Ont. elementary teachers likely to strike Monday, union VP says
With a province wide teachers’ strike looming for Monday, the Toronto branch of the elementary teachers’ union says they’re more than likely heading towards a walk-out next week.
On Friday morning, the Toronto Vice President of the elementary teachers’ union told Humber News that it was unlikely the provincial government would come to the negotiation table before the Friday afternoon deadline.
Yolanda B’Dacy, VP of Elementary Teachers Toronto, said teachers in the city are almost certain to be out of classes and on strike next week.
“If necessary, we will strike because it seems it’s the only thing that’s going to push this government to do what they need to do.”Yolanda B’Dacy
“To think that they will have everything resolved by today is really unlikely,” B’Dacy said in an interview.
“Considering we have been trying to negotiate with this government for months and they’ve only been at the table – I think – 14 times, and in that they’ll only discuss anything for maybe half an hour at a time, it’s not likely,” she said.
Over the course of several months, the Ontario government and teachers’ unions have failed to come to equal terms in discussions regarding class sizes, wage caps and mandatory online classes, among other things.
B’Dacy said the problem the unions have been facing has been a lack of communication between the Ontario government and the teachers’ unions.
“I would like them to understand the fact that not coming to the table, not offering any solutions,” she said, adding that “it’s not even as if there’s an impasse and they’re just not agreeing” on issues.
“They’re just not having any conversations,” she said.
If elementary teachers go on strike next week, that would mean a third teachers’ union would be engaging in walk-outs next week.
Already, public high school and English-Catholic teachers in the province have announced plans for a Jan. 21 walk-out in school boards across Ontario.
Education Minister Stephen Lecce on Friday had yet to release a statement regarding the elementary teachers decision to move ahead with a walk-out next week.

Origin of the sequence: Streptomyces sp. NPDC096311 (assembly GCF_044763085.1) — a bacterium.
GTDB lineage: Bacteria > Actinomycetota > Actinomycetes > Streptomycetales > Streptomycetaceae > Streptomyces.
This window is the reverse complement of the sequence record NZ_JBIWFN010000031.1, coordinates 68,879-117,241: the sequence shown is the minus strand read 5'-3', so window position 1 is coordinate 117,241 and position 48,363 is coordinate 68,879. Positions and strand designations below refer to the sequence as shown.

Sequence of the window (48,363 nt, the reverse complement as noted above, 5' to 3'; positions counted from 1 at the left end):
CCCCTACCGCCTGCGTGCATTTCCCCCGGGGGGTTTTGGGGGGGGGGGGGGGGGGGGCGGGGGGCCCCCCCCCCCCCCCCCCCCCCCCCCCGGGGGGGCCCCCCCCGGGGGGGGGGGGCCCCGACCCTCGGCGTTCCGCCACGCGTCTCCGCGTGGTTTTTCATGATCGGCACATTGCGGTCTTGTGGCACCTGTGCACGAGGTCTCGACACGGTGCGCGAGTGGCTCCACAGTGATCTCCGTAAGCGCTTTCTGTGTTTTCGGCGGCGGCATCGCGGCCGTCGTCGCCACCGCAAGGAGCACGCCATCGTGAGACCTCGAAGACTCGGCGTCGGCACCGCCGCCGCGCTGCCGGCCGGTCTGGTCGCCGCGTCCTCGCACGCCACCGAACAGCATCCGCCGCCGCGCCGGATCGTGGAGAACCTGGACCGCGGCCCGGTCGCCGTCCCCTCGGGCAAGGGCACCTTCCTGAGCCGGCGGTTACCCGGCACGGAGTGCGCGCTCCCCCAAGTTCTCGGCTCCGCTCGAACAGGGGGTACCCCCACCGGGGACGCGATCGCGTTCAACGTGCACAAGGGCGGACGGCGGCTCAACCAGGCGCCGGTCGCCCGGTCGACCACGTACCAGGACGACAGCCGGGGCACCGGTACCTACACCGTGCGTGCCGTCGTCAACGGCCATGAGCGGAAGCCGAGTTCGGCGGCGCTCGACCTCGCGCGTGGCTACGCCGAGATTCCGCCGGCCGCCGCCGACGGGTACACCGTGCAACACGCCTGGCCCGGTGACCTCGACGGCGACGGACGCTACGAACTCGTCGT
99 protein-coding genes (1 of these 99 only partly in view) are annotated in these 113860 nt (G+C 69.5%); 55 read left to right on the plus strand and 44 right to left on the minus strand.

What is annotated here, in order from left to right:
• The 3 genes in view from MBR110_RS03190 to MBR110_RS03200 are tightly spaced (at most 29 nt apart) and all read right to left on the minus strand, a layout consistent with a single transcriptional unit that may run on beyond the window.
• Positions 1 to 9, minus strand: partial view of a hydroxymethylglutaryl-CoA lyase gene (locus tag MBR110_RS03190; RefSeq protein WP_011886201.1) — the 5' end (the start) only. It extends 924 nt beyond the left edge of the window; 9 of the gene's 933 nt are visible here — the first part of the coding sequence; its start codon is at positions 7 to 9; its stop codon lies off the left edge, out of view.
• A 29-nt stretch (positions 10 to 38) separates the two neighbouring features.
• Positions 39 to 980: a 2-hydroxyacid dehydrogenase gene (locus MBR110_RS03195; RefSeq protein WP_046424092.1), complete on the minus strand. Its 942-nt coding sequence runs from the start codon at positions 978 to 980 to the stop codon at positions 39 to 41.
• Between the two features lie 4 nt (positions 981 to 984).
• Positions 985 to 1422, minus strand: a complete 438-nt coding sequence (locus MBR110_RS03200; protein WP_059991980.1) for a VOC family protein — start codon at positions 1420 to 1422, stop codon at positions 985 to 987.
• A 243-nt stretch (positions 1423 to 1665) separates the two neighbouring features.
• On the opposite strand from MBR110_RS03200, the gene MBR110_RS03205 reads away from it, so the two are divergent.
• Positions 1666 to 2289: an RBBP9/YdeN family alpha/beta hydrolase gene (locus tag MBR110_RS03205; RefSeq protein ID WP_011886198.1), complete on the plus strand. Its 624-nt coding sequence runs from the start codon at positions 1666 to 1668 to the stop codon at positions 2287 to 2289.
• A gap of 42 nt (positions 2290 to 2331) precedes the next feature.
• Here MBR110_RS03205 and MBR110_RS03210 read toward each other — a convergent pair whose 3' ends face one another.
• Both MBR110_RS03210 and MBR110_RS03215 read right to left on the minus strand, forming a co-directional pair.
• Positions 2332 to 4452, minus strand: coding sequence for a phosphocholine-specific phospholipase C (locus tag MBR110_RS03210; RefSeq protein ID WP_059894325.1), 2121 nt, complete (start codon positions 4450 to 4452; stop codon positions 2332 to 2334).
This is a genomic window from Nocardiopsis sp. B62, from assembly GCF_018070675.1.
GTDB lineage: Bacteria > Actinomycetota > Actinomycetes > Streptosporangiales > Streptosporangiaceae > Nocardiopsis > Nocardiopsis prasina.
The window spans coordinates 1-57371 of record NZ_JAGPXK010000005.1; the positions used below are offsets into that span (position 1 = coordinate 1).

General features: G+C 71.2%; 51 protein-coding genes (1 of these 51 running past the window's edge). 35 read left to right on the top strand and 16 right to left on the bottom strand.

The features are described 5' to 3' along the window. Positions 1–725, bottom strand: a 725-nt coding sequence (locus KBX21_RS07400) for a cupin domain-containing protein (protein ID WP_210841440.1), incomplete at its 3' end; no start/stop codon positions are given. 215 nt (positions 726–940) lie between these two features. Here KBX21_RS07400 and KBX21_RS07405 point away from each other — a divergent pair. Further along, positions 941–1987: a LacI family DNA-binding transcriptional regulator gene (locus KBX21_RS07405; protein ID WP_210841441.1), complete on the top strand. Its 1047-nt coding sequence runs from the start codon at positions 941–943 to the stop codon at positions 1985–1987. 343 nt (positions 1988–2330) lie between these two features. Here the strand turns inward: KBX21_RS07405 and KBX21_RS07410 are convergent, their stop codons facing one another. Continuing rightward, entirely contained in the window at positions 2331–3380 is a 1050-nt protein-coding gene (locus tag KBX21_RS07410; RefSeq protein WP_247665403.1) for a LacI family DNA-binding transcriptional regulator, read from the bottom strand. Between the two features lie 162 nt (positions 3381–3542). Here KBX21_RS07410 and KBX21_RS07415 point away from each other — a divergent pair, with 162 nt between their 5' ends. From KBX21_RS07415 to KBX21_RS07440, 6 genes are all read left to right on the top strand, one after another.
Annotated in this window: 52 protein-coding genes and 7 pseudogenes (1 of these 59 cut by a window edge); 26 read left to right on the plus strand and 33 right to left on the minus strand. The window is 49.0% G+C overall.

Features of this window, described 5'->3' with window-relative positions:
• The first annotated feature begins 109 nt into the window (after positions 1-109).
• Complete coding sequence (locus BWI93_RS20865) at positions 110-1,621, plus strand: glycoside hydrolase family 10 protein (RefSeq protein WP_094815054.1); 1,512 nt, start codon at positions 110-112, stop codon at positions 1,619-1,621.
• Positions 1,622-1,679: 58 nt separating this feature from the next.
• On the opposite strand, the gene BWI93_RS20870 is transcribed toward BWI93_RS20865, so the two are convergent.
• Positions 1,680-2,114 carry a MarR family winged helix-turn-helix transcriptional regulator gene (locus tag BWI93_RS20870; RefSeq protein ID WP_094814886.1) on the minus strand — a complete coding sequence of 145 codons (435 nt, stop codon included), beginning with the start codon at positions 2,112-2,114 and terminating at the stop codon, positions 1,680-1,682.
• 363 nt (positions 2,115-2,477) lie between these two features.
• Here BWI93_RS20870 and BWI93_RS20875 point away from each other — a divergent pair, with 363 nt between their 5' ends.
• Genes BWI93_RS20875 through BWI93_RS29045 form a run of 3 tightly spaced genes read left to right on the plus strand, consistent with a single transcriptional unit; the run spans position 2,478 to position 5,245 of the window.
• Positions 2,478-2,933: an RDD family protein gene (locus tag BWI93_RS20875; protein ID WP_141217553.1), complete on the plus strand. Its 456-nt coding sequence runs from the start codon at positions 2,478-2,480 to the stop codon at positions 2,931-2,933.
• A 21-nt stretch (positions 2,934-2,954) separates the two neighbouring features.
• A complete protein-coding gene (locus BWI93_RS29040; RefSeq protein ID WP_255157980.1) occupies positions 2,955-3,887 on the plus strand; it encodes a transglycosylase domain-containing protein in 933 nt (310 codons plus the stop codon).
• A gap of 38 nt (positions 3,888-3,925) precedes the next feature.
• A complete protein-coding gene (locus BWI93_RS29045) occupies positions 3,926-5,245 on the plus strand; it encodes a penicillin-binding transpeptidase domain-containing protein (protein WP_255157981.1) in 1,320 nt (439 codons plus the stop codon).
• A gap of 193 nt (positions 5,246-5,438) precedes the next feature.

However, in a Jan. 11 statement, Lecce called on the unions to ramp down the rising job action tensions.
“Students across the province are being hurt by union-led escalation. The continued and escalating disruption to learning and educational support is detrimental to the student experience and causes frustration and uncertainty for parents,” he said.
“Parents and students have seen this type of job action every few years for decades. That is why we are calling on the teachers’ unions to cease escalation, stop playing with students’ futures, and focus on reaching a deal that keeps our students in the classroom where they belong.”
For elementary teachers in the province, D’Bacy said that going on strike may be the only way to get the government’s attention.
“If necessary, we will strike because it seems it’s the only thing that’s going to push this government to do what they need to do.”
B’Dacy took issue with the Ontario government’s plan to offer parents up to $60 to cover expenses if job action happens.
Lecce announced the compensation plan on Wednesday.
“I think it’s disgusting, I think it smacks of desperation. And I’m pleased to see that parents again, are not taking it. It really shows how out of tune he is with parents’ desires, but plus the realities in Toronto.”
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